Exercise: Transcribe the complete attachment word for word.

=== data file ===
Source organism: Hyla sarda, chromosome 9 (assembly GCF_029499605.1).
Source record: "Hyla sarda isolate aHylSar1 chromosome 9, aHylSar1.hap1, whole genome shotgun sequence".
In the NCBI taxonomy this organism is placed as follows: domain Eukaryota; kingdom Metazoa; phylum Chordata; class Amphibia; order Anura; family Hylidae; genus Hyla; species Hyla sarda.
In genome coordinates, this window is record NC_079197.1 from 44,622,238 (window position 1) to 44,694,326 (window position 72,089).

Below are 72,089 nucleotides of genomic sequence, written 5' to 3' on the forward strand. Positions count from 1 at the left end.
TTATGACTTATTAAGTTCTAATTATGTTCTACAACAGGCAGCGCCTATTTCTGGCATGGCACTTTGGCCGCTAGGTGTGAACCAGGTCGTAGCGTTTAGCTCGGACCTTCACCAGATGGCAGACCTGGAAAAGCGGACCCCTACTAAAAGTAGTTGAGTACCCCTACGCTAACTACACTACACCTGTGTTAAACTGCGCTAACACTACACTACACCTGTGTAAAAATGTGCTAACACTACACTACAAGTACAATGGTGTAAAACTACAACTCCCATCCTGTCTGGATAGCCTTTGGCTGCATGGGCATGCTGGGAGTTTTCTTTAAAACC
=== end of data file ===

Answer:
Source organism: Hyla sarda, chromosome 9 (assembly GCF_029499605.1).
Source record: "Hyla sarda isolate aHylSar1 chromosome 9, aHylSar1.hap1, whole genome shotgun sequence".
In the NCBI taxonomy this organism is placed as follows: domain Eukaryota; kingdom Metazoa; phylum Chordata; class Amphibia; order Anura; family Hylidae; genus Hyla; species Hyla sarda.
In genome coordinates, this window is record NC_079197.1 from 44,622,238 (window position 1) to 44,694,326 (window position 72,089).

Below are 72,089 nucleotides of genomic sequence, written 5' to 3' on the forward strand. Positions count from 1 at the left end.
TTATGACTTATTAAGTTCTAATTATGTTCTACAACAGGCAGCGCCTATTTCTGGCATGGCACTTTGGCCGCTAGGTGTGAACCAGGTCGTAGCGTTTAGCTCGGACCTTCACCAGATGGCAGACCTGGAAAAGCGGACCCCTACTAAAAGTAGTTGAGTACCCCTACGCTAACTACACTACACCTGTGTTAAACTGCGCTAACACTACACTACACCTGTGTAAAAATGTGCTAACACTACACTACAAGTACAATGGTGTAAAACTACAACTCCCATCCTGTCTGGATAGCCTTTGGCTGCATGGGCATGCTGGGAGTTTTCTTTAAAACC